The Financial Secretary will deliver his new Budget at the end of this month. Few will be surprised if he unveils another record surplus. Is that good news or bad news? It depends on the context.
For economies struggling under a mountain of public debt, a budget surplus may well be good news to spell relief, finally. For Hong Kong, which has been running a surplus for the past 12 years that adds up to over HK$1 trillion, it means the time is ripe for new thinking.
This substantial perennial surplus clearly indicates that the Government is taking far too much money out of the economy. In depriving the economy of the nourishment it needs to expand and compete, it is retarding growth. Much of this money should have been left in the hands of companies to innovate and grow their businesses, or of the middle class to stimulate the economy.
To this end, the Chamber’s Budget submission this year urged the Government to return part of the surplus to taxpayers. This would mean respecting market forces while upholding the time-tested principle of small government. Despite the best of intentions, businesses and consumers are better placed than politicians to decide how to allocate resources. (Investing part of the surplus to enhance human capital would also pay dividends over the longer term.)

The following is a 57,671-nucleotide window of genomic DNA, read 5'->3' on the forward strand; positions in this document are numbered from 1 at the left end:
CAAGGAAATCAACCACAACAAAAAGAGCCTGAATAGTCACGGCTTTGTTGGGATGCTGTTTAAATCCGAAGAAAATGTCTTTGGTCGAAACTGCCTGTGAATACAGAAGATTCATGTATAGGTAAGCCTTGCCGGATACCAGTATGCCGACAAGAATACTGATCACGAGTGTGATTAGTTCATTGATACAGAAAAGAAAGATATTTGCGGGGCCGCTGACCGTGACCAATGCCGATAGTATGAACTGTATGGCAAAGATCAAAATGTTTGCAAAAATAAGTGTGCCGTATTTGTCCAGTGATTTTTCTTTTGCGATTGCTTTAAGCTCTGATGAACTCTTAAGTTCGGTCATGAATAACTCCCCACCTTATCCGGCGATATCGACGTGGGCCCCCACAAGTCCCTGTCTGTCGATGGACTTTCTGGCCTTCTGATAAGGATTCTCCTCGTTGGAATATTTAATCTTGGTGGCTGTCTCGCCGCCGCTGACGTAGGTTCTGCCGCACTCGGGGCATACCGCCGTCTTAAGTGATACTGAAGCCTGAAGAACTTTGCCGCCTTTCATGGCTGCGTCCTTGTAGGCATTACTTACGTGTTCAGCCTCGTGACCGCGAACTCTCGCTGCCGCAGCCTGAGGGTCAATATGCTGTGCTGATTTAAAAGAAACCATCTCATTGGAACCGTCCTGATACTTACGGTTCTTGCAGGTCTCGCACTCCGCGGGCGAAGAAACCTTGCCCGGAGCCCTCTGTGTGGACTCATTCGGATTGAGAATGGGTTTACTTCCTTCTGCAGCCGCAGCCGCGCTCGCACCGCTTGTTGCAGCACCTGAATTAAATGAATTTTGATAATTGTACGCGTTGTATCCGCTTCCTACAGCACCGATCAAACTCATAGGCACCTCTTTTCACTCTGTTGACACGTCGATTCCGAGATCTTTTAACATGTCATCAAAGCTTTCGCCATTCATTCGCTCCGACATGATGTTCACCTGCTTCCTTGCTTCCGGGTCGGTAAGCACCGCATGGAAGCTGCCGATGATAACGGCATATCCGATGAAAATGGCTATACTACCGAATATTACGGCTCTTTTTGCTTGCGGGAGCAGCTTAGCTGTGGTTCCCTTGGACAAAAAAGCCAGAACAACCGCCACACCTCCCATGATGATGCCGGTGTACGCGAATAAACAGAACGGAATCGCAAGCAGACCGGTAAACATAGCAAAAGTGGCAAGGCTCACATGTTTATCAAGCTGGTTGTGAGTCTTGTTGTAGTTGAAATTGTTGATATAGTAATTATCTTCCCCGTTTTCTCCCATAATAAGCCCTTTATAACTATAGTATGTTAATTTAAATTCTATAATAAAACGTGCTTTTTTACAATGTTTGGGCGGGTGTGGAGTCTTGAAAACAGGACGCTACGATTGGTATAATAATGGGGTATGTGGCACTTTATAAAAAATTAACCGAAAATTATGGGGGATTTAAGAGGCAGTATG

A very effective way to do this would be to cut taxes for both individuals and corporates by one percentage point. This would be more substantive than the ad hoc concessions that are often too marginal to make any real or psychological impact on Hong Kong’s competitiveness.
For prudent fiscal management, we proposed these tax cuts be limited to three years. It would limit public income foregone, while enabling the Government to better assess and prepare for the short-term reduction in revenue.
As we compete globally with other economies, Hong Kong cannot ignore the large tax cuts that are being implemented around the world. In the United Kingdom, the corporate tax rate has been reduced to 19% and is on its way to 17%. In the United States, the corporate tax rate has been slashed to 21%.
Just across the border, enterprises operating in some of the Mainland’s free trade zones enjoy a corporate income tax rate of 15%. Like it or not, a “tax war” has already started and Hong Kong needs to defend itself. A one-point tax cut may not be adequate quantitatively but it makes a statement about Hong Kong’s determination to defend its competitiveness.
We can hide our heads in the sand by repeating to ourselves that our tax regime remains competitive. However, being (still) competitive in tax alone is not the same as being competitive as a place of business. Tax is but one of a number of factors used by businesses to measure the competitiveness of a location. Any movement in any one of those factors can easily upset the scoring.
Our “low and simple” tax regime has served Hong Kong very well for decades, but this may no longer be enough given developments around the world. Which is why, in addition to being “low and simple,” our tax advantage has to be restored if Hong Kong is to remain one of the most attractive business and financial hubs in the world.